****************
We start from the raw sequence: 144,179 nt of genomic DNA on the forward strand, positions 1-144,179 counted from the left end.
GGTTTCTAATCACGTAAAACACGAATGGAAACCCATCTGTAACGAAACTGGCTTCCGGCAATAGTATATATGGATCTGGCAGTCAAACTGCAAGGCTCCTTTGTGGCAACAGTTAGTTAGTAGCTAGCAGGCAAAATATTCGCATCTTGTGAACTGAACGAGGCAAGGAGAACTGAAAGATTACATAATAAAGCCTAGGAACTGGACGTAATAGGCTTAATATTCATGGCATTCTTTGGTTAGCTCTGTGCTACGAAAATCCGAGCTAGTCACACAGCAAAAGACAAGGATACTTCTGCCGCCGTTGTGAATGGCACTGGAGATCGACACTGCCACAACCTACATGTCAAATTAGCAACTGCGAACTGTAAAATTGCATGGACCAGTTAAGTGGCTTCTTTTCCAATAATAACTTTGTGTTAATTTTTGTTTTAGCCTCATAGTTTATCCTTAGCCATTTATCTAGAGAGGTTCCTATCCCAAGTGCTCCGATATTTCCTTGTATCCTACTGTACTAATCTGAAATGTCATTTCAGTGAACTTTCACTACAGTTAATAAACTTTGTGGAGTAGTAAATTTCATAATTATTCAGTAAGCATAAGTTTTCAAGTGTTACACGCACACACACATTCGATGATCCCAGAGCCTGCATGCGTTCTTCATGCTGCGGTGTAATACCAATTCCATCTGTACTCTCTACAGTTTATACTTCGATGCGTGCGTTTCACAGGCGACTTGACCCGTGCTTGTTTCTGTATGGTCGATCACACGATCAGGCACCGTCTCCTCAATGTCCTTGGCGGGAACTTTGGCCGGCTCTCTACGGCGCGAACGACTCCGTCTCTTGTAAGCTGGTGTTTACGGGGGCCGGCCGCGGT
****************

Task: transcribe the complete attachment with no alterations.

We start from the raw sequence: 144,179 nt of genomic DNA on the forward strand, positions 1-144,179 counted from the left end.
GGTTTCTAATCACGTAAAACACGAATGGAAACCCATCTGTAACGAAACTGGCTTCCGGCAATAGTATATATGGATCTGGCAGTCAAACTGCAAGGCTCCTTTGTGGCAACAGTTAGTTAGTAGCTAGCAGGCAAAATATTCGCATCTTGTGAACTGAACGAGGCAAGGAGAACTGAAAGATTACATAATAAAGCCTAGGAACTGGACGTAATAGGCTTAATATTCATGGCATTCTTTGGTTAGCTCTGTGCTACGAAAATCCGAGCTAGTCACACAGCAAAAGACAAGGATACTTCTGCCGCCGTTGTGAATGGCACTGGAGATCGACACTGCCACAACCTACATGTCAAATTAGCAACTGCGAACTGTAAAATTGCATGGACCAGTTAAGTGGCTTCTTTTCCAATAATAACTTTGTGTTAATTTTTGTTTTAGCCTCATAGTTTATCCTTAGCCATTTATCTAGAGAGGTTCCTATCCCAAGTGCTCCGATATTTCCTTGTATCCTACTGTACTAATCTGAAATGTCATTTCAGTGAACTTTCACTACAGTTAATAAACTTTGTGGAGTAGTAAATTTCATAATTATTCAGTAAGCATAAGTTTTCAAGTGTTACACGCACACACACATTCGATGATCCCAGAGCCTGCATGCGTTCTTCATGCTGCGGTGTAATACCAATTCCATCTGTACTCTCTACAGTTTATACTTCGATGCGTGCGTTTCACAGGCGACTTGACCCGTGCTTGTTTCTGTATGGTCGATCACACGATCAGGCACCGTCTCCTCAATGTCCTTGGCGGGAACTTTGGCCGGCTCTCTACGGCGCGAACGACTCCGTCTCTTGTAAGCTGGTGTTTACGGGGGCCGGCCGCGGT